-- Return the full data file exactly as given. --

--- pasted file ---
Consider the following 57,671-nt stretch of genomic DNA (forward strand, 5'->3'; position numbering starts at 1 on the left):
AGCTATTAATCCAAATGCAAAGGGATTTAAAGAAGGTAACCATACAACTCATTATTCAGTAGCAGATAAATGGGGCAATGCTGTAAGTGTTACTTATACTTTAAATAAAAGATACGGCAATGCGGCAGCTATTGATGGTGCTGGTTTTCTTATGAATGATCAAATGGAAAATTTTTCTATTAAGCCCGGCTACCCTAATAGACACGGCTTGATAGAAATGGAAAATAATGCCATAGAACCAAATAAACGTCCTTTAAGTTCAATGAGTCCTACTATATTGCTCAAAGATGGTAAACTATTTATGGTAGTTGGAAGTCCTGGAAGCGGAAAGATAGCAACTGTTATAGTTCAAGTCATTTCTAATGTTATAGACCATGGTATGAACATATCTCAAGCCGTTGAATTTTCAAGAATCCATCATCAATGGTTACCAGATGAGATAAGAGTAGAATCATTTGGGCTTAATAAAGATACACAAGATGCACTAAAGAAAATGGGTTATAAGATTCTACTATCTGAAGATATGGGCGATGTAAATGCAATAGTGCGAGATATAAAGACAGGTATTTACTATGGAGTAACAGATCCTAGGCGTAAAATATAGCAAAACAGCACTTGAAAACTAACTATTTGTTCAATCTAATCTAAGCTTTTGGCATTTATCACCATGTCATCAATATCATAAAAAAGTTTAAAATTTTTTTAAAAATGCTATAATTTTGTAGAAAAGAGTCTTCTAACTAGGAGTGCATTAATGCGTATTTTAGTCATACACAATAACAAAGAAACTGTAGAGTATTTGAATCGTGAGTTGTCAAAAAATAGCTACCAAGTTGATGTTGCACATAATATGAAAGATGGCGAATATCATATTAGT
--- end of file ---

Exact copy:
Consider the following 57,671-nt stretch of genomic DNA (forward strand, 5'->3'; position numbering starts at 1 on the left):
AGCTATTAATCCAAATGCAAAGGGATTTAAAGAAGGTAACCATACAACTCATTATTCAGTAGCAGATAAATGGGGCAATGCTGTAAGTGTTACTTATACTTTAAATAAAAGATACGGCAATGCGGCAGCTATTGATGGTGCTGGTTTTCTTATGAATGATCAAATGGAAAATTTTTCTATTAAGCCCGGCTACCCTAATAGACACGGCTTGATAGAAATGGAAAATAATGCCATAGAACCAAATAAACGTCCTTTAAGTTCAATGAGTCCTACTATATTGCTCAAAGATGGTAAACTATTTATGGTAGTTGGAAGTCCTGGAAGCGGAAAGATAGCAACTGTTATAGTTCAAGTCATTTCTAATGTTATAGACCATGGTATGAACATATCTCAAGCCGTTGAATTTTCAAGAATCCATCATCAATGGTTACCAGATGAGATAAGAGTAGAATCATTTGGGCTTAATAAAGATACACAAGATGCACTAAAGAAAATGGGTTATAAGATTCTACTATCTGAAGATATGGGCGATGTAAATGCAATAGTGCGAGATATAAAGACAGGTATTTACTATGGAGTAACAGATCCTAGGCGTAAAATATAGCAAAACAGCACTTGAAAACTAACTATTTGTTCAATCTAATCTAAGCTTTTGGCATTTATCACCATGTCATCAATATCATAAAAAAGTTTAAAATTTTTTTAAAAATGCTATAATTTTGTAGAAAAGAGTCTTCTAACTAGGAGTGCATTAATGCGTATTTTAGTCATACACAATAACAAAGAAACTGTAGAGTATTTGAATCGTGAGTTGTCAAAAAATAGCTACCAAGTTGATGTTGCACATAATATGAAAGATGGCGAATATCATATTAGT